Background: Compared with male athletes, female athletes demonstrate increased dynamic valgus angulation of the knee during landing from a jump, although prior to maturation male and female athletes have similar forces and motions about the knee when they land from a jump. Our hypothesis was that musculoskeletal changes that accompany maturation result in poor neuromuscular control of the knee joint in female athletes.
Methods: One hundred and eighty-one middle-school and high-school soccer and basketball players-100 girls and eighty-one boys-participated in the study. Dynamic control of the knee joint was measured kinematically by assessing medial knee motion and the lower-extremity valgus angle and was measured kinetically by assessing knee joint torques; the values were then compared between female and male athletes according to maturational stage. Lower-extremity bone length was measured with three-dimensional kinematic analysis.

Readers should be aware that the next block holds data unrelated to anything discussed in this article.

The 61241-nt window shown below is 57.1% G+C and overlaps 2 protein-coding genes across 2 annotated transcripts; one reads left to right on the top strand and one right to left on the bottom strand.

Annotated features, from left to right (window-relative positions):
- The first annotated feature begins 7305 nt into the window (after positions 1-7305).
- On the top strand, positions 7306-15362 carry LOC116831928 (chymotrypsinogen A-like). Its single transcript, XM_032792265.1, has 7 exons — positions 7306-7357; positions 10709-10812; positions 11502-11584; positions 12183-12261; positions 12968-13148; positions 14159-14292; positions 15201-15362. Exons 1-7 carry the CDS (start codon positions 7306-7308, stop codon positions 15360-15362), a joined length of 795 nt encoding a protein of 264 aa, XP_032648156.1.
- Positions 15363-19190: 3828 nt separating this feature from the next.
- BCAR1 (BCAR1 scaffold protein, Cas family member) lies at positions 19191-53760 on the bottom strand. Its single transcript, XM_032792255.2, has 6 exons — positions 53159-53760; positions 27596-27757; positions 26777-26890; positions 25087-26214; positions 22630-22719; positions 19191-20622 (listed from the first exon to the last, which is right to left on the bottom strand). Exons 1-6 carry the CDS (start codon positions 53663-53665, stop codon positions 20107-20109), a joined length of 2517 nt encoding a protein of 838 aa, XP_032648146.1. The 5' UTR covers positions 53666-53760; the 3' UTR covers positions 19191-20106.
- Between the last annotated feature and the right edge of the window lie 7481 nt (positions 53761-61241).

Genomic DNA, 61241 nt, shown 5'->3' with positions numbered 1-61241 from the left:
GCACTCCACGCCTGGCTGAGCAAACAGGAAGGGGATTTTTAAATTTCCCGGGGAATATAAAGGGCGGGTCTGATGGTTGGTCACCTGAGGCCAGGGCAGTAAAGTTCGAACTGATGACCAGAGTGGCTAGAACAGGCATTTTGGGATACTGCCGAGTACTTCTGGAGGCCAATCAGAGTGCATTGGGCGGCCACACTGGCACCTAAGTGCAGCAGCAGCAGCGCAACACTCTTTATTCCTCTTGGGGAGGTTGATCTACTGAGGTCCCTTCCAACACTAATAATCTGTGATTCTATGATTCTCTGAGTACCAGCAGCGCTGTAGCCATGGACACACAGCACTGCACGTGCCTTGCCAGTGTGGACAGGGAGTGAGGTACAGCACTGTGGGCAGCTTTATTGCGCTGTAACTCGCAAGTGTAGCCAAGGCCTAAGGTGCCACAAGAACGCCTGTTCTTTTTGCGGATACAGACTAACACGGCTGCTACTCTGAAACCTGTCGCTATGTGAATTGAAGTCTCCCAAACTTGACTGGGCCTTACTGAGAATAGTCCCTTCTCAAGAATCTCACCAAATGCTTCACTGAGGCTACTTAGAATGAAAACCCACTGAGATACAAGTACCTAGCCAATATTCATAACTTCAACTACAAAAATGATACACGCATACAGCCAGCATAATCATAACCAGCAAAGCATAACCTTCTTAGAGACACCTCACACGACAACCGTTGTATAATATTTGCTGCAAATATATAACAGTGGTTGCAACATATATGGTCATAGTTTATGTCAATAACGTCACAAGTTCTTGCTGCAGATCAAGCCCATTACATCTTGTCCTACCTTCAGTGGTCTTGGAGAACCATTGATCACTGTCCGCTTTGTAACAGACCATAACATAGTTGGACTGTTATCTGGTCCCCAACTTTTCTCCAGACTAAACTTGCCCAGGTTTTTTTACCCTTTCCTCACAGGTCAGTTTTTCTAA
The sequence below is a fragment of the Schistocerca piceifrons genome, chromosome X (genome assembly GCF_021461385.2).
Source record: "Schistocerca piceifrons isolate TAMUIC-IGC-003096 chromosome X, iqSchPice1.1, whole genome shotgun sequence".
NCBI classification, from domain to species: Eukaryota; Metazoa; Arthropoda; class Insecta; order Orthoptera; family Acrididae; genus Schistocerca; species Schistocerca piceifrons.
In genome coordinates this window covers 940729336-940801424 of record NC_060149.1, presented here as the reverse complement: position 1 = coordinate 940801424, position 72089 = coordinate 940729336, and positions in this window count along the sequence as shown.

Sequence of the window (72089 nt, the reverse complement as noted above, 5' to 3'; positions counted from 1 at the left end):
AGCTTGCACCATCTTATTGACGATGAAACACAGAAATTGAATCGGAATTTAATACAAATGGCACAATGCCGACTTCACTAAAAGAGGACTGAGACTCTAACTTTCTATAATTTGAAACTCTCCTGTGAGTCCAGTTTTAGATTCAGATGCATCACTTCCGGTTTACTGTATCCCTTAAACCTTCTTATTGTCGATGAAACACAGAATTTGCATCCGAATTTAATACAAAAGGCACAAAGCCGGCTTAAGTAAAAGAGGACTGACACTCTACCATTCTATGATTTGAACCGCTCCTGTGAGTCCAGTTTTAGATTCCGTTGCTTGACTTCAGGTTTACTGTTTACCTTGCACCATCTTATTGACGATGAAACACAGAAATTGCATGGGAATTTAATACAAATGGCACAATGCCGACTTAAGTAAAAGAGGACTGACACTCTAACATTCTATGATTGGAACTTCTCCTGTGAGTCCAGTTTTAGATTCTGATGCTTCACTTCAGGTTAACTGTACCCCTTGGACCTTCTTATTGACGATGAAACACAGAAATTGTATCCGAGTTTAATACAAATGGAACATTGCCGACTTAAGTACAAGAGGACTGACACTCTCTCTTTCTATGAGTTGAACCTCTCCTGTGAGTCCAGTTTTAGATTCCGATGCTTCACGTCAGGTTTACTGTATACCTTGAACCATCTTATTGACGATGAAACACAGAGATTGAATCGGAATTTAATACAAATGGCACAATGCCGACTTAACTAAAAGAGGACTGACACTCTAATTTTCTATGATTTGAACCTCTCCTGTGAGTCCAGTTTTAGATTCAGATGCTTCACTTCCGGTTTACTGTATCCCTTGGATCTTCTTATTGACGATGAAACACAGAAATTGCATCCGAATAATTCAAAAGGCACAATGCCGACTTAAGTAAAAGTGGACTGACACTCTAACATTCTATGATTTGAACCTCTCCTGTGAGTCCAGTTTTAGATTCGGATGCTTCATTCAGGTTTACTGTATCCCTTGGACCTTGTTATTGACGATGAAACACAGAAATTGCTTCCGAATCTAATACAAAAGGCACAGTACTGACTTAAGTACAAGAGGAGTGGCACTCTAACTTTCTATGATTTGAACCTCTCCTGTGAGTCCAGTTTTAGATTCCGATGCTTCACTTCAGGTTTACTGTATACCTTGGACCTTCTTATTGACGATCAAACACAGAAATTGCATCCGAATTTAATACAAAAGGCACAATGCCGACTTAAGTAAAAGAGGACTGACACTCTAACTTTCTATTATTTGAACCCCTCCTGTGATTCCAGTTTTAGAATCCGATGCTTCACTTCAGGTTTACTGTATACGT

Results: Following the onset of maturation, the female athletes landed with greater total medial motion of the knees and a greater maximum lower-extremity valgus angle than did the male athletes. The girls also demonstrated decreased flexor torques compared with the boys as well as a significant difference between the maximum valgus angles of their dominant and nondominant lower extremities after maturation.
Conclusions: After girls mature, they land from a jump differently than do boys, as measured kinematically and kinetically.